I didn’t believe my ears when I first heard about the immigration ban. I was taking a piano class at Stanford University in California. An Iraqi student sitting next to me explained to the professor that he was too busy to practice that week.
My thoughts switched to Arif, my Stanford Journalism Fellowship classmate, who has a Sudanese passport. Later, I heard the story of another friend, a green card holder from Trinidad, who was detained for three hours on the U.S. border in Florida.
As one of thousands of international students across America, recent immigration discourse has left me frustrated. I was born and worked as a journalist in Russia, where nationalism is one of our historical pain points. That’s why I know it is dangerous to let the genie out of the bottle. “Even Putin would not build a wall!” I suddenly started saying to myself.
Here's where the interesting parallels start. Just as Vladimir Putin and Donald Trump have many things in common, so Russia and the United States share common ground on immigration issues. Much like the United States, Russia has its own “Mexico.”
Russia’s “Mexico” are the former Soviet republics, now independent countries in Central Asia: Uzbekistan, Kyrgyzstan, and Tajikistan. There are millions of migrants from these countries in Russia — legal and illegal — who suffer from all types of discrimination, hate speech and abuse. They are stopped on the street by police, asked for bribes and detained if they have no money.
Russia’s “Mexico” are the former Soviet republics, now independent countries in Central Asia: Uzbekistan, Kyrgyzstan, and Tajikistan.
One of the most terrifying examples of this happened in 2015, in St. Petersburg, when a five-month-old Tajik kid was taken away from his young mother and was later found dead under suspicious circumstances. The family was detained for breaking the immigration law.
Many Russian people think illegal migrants are evil and responsible for a wide range of crimes.
Like the United States, Russia has a “Muslim issue.” The roots of Russia’s terrorism sometimes lead to Chechnya and federal republics in the North Caucasus, parts of Russia similar to the American states. No one can ban the citizens of a country from living in and traveling through their own country. But some aggressive Russian nationalists would probably ban ethnic Chechens from traveling to Moscow if they had the chance. In fact, the idea to surround Chechnya with a wall was popular with the public and among politicians in the late 1990s.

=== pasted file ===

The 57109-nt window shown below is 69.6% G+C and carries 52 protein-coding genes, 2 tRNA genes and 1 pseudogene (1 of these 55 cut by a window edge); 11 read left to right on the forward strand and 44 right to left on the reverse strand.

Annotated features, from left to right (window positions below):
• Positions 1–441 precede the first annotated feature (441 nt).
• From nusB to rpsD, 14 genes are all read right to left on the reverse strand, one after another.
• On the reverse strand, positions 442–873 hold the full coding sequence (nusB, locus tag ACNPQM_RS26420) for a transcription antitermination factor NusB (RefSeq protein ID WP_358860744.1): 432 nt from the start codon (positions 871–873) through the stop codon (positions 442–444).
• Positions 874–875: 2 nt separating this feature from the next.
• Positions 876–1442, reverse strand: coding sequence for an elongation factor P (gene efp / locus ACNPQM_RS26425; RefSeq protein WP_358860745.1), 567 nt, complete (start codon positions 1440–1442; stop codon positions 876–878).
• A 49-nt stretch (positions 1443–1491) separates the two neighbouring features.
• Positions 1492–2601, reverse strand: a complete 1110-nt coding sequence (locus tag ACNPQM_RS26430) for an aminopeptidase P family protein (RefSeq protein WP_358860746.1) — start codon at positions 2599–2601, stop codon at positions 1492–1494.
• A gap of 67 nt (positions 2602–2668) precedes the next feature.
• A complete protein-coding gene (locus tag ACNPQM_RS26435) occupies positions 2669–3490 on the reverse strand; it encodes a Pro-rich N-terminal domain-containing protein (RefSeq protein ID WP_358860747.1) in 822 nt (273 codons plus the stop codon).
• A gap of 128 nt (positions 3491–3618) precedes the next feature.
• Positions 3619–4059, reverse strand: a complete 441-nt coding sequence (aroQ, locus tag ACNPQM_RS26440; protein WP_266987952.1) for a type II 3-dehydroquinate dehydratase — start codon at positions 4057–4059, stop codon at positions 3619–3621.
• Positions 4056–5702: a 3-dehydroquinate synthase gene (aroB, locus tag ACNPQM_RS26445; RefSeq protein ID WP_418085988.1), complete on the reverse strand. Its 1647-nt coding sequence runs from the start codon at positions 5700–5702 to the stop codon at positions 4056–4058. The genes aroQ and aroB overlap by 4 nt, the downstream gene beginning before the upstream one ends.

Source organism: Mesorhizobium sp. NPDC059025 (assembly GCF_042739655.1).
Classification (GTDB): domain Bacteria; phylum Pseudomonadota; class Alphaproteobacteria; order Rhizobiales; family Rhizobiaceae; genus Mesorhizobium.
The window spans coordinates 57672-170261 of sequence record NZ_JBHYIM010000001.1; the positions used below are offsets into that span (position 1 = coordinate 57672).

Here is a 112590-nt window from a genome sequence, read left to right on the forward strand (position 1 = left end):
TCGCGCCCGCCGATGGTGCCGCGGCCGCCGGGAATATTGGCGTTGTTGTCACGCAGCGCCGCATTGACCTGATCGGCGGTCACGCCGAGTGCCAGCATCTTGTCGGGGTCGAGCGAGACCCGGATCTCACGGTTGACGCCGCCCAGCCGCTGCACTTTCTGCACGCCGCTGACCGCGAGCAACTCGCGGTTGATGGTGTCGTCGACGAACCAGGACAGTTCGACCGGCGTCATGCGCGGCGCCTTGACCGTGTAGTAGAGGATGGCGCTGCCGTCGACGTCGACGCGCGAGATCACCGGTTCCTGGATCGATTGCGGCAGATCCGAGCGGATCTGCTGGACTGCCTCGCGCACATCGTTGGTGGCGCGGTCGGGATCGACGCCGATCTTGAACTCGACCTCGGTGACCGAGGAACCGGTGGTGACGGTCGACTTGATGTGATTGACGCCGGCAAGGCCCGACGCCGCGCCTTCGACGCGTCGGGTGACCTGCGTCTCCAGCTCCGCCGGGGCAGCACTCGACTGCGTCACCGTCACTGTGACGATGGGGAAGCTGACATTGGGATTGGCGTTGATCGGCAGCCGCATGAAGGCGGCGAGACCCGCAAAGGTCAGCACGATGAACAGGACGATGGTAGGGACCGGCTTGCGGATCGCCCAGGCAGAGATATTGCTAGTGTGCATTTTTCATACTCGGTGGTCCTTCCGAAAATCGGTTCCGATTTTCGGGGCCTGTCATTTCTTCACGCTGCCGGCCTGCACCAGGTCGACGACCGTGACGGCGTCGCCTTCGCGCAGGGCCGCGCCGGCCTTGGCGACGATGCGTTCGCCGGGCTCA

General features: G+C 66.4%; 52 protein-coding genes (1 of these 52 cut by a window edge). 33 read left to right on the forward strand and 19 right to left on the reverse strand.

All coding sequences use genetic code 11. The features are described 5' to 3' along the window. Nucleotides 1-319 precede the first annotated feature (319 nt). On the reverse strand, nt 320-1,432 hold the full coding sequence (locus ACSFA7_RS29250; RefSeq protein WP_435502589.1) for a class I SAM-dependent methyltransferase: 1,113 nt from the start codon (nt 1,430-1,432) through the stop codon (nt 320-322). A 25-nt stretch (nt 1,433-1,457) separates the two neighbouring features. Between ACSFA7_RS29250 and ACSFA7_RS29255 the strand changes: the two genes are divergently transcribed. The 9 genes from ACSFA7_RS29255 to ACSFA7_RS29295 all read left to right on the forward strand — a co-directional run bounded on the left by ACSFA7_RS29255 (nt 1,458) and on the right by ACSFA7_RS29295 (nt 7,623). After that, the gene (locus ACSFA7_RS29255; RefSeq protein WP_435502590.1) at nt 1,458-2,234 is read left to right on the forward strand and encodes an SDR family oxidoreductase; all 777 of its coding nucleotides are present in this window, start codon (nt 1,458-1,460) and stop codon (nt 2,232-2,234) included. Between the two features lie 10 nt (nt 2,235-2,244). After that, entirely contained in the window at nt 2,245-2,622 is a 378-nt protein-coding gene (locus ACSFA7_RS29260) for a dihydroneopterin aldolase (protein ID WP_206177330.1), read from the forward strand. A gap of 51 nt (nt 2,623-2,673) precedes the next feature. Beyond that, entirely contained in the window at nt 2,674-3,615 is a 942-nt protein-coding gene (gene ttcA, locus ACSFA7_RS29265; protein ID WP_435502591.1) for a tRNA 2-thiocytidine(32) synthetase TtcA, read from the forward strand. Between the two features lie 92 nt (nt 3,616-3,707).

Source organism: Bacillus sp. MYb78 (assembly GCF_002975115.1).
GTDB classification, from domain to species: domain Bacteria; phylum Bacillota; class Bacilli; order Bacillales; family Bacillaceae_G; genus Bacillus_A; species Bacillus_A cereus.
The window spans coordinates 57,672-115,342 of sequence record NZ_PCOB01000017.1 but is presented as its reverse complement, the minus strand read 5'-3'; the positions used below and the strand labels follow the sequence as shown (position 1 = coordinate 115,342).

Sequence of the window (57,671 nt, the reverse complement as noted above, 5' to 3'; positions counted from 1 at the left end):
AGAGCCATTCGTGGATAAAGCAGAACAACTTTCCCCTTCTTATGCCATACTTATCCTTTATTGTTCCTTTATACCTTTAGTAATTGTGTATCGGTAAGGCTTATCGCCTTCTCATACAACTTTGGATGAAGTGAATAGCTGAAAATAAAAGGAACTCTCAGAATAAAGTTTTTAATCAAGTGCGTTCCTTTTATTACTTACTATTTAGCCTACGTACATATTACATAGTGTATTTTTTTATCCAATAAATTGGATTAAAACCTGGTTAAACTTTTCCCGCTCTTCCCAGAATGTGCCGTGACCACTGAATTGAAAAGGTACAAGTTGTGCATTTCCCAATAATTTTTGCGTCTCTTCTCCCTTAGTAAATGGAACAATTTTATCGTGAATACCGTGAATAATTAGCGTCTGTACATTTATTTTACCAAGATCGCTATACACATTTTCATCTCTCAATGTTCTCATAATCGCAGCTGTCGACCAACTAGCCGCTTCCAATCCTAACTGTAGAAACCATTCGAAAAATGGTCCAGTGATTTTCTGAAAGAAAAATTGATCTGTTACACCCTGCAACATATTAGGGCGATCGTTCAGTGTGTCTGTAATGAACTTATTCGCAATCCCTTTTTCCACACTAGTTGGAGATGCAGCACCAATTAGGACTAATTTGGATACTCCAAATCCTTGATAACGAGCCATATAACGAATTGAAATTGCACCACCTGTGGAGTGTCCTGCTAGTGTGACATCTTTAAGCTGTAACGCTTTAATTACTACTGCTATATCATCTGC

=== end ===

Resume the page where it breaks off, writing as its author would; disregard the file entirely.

Putin and Trump’s immigration policies are very different.
Since the battle phase of the Second Chechen War ended in 2000, the Kremlin has been known to use very cautious rhetoric when discussing issues of nationalism. Whenever the topic of crime committed by migrants appears in the news, the whole spectrum of politicians, from old school Communists to emerging opposition leader Alexei Navalny, waves immigration as a red flag. They come out with a “simple” solution: to create a visa regime for Central Asian countries.
Politicians can gain points in this area, as recent political events have shown. The theme of immigrants who are taking prosperity and wealth away from Russians causes a lot of anger among some sectors of the population.
One winter day in 2010, 50,000 protesters, many of them skinheads, came out to march just one hundred meters from the Kremlin walls after a young man was killed in clashes between nationalist football fans and men from the North Caucasus.
Putin has so far been the only Russian politician who hasn’t played this game. The Kremlin always skirts around the topic, coming up with half-solutions, and simply waiting until people have forgotten their anger. Bans, or even visas, for Central Asians, have never become a real talking point on the Kremlin’s agenda.
What about the wall around Chechnya, with its predominantly Muslim population? Seventeen years have passed since Putin promised to kill terrorists in their bathrooms, and the Kremlin’s relationship with Chechnya has warmed up. The Chechen republic receives funds from the federal budget, the Chechen diaspora feels safe and comfortable in Moscow, and aggressively develops businesses there.
Publicly, Putin often speaks cautiously when he touches on the “Islamic issue,” especially compared with how he blames the West for everything bad that has happened in Russia and the world.
Putin plays this game differently than Trump, not because he’s a humanist, but because he’s a rationalist. Because he has established strong vertical relationships with the leaders of the Caucasian republics based on his personal and military power, those republics typically provide him and his party with over 80 percent of the popular vote in any given election. Meanwhile, while educated, rich and westernized Moscow certainly gives him less than 50 percent of the vote.
What about migrants from Central Asia? They’ve always been a source of cheap labor, and they improve the demographic picture of Russia, where the native population tends to die faster than it reproduces.
For good or bad reasons, in domestic policy, Putin behaves like one of the least nationalist Russian leaders since Ivan the Terrible.
Elizaveta Osetinskaya is a Russian editor who ran the newspaper Vedomosti (JV by FT and WSJ), the Russian edition of Forbes and RBC media holding. She is currently a JSK fellow at Stanford.